Players, coaches, administrators and fans across the sport were left bewildered, angry and saddened by the news as clubs lost their academy status.
Although agreed by all parties beforehand that a maximum of 12 licences would be awarded following the process – delayed since 2019, partly as a result of Covid-19 disruption – the governing body eventually only handed over ten.
Huddersfield Giants, Hull FC, Leeds Rhinos and Wakefield Trinity successfully negotiated the process along with fellow Super League clubs Catalans Dragons, St Helens, Warrington Wolves and Wigan Warriors plus Championship outfits London Broncos and Newcastle Thunder.
But Hull KR, Castleford and Bradford all lost theirs and Leigh Centurions and Salford Red Devils were unsuccessful in their bid to win one.
Rovers made a one sentence statement on their website saying they would “take time to reflect on the matter and make no comment at this time” but Championship Bradford were less reticent.
They said: “Bradford Bulls are incredibly shocked, disappointed and perplexed by this morning’s decision not to grant the club an Elite Academy Licence.
“We are struggling to understand any RFL strategy that apparently prevents young Bradford players playing for Bradford.
“The decision, if left to stand, is immensely damaging to the sport, the city and the welfare of 90 plus young players and staff.
“The club has not received any detailed feedback at this stage, so will be reserving our position until that is received, and we have a better understanding as to why the RFL believe an extremely productive line of young talent can be laid to waste.”
Similarly, “devastated” Castleford were equally taken aback by the news which has left huge question marks about the future development of their young players.
There was a time, in the days of Super League licencing, when clubs needed to point towards a thriving junior set-up to secure their place among the elite.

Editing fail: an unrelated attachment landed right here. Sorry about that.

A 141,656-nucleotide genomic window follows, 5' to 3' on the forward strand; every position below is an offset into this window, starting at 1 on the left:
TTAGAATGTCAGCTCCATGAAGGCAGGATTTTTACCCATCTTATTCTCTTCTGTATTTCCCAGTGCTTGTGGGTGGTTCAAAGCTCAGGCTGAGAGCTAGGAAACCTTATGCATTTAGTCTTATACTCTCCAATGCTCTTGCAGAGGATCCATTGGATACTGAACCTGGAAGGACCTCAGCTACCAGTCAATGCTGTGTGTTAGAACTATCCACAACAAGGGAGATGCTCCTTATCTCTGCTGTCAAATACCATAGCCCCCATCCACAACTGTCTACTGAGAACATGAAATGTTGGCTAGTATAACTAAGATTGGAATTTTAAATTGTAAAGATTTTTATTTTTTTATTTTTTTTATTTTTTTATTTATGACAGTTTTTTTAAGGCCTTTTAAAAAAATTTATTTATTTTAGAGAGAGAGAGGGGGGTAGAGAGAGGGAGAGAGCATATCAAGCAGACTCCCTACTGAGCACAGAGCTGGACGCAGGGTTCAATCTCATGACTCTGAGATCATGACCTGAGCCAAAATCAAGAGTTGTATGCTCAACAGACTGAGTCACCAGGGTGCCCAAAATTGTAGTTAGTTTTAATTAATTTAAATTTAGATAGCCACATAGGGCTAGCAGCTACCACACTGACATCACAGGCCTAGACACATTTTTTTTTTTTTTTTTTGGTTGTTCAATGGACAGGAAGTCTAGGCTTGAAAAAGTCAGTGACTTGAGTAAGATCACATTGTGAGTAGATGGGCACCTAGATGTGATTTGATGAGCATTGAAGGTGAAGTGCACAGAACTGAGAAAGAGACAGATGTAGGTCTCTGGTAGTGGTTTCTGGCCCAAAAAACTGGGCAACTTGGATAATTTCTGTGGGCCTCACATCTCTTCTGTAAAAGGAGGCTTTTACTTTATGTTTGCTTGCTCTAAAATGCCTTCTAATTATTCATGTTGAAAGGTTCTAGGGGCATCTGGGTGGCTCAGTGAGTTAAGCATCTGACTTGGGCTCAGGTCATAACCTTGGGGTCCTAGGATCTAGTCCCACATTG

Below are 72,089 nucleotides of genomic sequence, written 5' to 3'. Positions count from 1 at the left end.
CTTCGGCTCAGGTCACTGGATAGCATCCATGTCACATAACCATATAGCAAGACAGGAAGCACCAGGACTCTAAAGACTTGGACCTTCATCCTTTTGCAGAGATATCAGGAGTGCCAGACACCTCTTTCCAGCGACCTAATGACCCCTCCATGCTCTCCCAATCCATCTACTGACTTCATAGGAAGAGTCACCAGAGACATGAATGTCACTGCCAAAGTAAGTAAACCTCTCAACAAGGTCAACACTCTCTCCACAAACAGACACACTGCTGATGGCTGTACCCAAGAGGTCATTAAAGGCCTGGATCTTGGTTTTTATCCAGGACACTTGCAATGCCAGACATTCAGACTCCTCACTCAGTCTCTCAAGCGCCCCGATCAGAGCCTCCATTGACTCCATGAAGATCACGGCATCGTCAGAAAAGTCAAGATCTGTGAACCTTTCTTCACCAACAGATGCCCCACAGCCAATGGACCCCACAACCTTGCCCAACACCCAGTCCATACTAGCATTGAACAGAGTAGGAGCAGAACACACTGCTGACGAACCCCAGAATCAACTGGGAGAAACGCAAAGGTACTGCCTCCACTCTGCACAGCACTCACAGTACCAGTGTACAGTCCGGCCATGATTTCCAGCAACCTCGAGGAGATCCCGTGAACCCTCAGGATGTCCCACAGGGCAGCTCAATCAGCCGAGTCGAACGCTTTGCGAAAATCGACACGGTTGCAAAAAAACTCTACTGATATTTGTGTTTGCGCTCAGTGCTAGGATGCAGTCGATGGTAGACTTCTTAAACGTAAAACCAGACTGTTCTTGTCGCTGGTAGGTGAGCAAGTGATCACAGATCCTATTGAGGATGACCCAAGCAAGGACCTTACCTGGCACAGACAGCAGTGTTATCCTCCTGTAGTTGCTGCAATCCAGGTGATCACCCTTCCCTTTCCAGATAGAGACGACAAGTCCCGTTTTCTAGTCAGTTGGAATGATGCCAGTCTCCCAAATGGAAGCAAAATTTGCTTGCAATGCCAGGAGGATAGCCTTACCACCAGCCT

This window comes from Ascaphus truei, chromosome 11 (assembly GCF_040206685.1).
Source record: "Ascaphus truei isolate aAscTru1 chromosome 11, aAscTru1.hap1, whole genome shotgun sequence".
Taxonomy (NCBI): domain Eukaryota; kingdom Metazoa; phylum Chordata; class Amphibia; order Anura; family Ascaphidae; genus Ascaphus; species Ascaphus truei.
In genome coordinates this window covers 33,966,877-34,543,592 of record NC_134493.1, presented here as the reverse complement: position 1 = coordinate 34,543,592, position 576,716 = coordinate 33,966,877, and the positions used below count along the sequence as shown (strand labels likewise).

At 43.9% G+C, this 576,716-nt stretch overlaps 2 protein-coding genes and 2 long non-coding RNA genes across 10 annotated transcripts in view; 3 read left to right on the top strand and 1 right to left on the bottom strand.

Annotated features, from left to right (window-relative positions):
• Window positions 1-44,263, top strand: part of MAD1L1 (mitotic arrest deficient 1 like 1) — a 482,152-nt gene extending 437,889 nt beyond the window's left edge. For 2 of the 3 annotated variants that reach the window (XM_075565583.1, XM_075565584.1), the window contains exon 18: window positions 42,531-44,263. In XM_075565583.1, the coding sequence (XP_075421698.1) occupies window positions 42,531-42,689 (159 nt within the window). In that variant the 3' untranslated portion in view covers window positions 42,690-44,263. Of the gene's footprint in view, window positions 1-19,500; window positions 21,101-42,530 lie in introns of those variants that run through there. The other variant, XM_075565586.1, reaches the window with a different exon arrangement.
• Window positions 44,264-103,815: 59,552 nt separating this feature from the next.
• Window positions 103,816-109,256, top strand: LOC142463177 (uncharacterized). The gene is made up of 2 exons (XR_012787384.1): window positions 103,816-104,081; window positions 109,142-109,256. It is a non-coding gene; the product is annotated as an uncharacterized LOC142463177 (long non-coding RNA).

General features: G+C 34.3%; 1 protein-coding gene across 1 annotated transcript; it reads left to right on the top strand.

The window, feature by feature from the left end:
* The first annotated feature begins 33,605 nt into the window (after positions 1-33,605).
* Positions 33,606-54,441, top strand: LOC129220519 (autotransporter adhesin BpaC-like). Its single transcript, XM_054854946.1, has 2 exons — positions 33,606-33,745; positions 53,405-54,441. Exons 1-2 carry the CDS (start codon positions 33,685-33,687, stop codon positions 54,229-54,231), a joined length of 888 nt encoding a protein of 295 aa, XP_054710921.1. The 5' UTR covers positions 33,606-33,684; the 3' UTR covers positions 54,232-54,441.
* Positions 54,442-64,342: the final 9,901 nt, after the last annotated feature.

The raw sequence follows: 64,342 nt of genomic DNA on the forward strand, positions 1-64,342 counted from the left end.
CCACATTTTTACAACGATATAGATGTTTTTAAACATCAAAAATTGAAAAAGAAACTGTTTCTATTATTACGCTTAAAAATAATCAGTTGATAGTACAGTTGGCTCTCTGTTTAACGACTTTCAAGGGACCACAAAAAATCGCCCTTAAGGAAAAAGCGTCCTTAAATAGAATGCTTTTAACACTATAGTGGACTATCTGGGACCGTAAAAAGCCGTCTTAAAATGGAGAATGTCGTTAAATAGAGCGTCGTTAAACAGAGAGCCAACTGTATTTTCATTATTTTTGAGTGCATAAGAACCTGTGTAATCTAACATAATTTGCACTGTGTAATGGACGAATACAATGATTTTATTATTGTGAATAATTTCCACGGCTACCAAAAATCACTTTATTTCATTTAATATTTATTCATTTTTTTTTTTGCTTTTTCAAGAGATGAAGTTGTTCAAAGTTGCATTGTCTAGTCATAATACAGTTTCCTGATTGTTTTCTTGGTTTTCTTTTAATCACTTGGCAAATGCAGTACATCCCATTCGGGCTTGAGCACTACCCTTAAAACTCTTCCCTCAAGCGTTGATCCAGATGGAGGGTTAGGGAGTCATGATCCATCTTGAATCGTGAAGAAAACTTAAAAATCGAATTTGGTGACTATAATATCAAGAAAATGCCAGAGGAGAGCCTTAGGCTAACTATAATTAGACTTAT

Yet now, it appears, clubs with established and willing academies are seeing their programmes cut.
A panel convened by the RFL and Super League Europe had considered 15 applications.
Key decisions agreed by clubs before the process began were for the licence term to be extended to six years and, that of the maximum dozen licences, up to nine should be in “Core Affinity Areas”, no more than two in “Emerging Affinity Areas”, and a maximum of one in France. This, the RFL says, was to ensure that Academies are operated sensitively and proportionately to the continuing good health of the Community Game; the number of players selected for Academies is proportionate to the number of players within the Community Game at the relevant age and players selected have a genuine chance of progressing into Super League and National teams; that the talent pool is extended beyond the sport’s traditional heartland.
Castleford say the RFL has cited a large number of clubs in a small geographical location as one reason why they were turned down along with being bottom of the league for producing first-team players since 2014.
However, the club argue that process has not taken into account the appearances of long-standing home-grown Academy talent such as England internationals Michael Shenton, Adam Milner and Oli Holmes as well as Nathan Massey, James Clare, Greg Eden and Liam Watts.
Castleford coach Daryl Powell called the decision a “mistake” and “short-sighted.”
“We had a lean spell but there are some high-quality players in our academy now so it is disappointing,” he said. “The RFL have been after this for a while and in some ways you can understand it.
“But I think the player pathway is broken anyway. There are no reserves and the pathway needs fixing. I just don’t think this is the way – by getting rid of academies.
“It should be about putting more emphasis and focus on academies to develop young players. There is the educational pathway which is there now and the college of rugby at the club, so that’s potentially the way that Castleford will go.”
Air Commodore Dean Andrew OBE, who chaired the panel, said: “This has been a robust and rigorous process, with an emphasis on quality and realism.
We did not work to award a set number of licences, but to ensure those licences awarded were to truly Elite Academies, and to bear in mind the importance of protecting the Community Game.”
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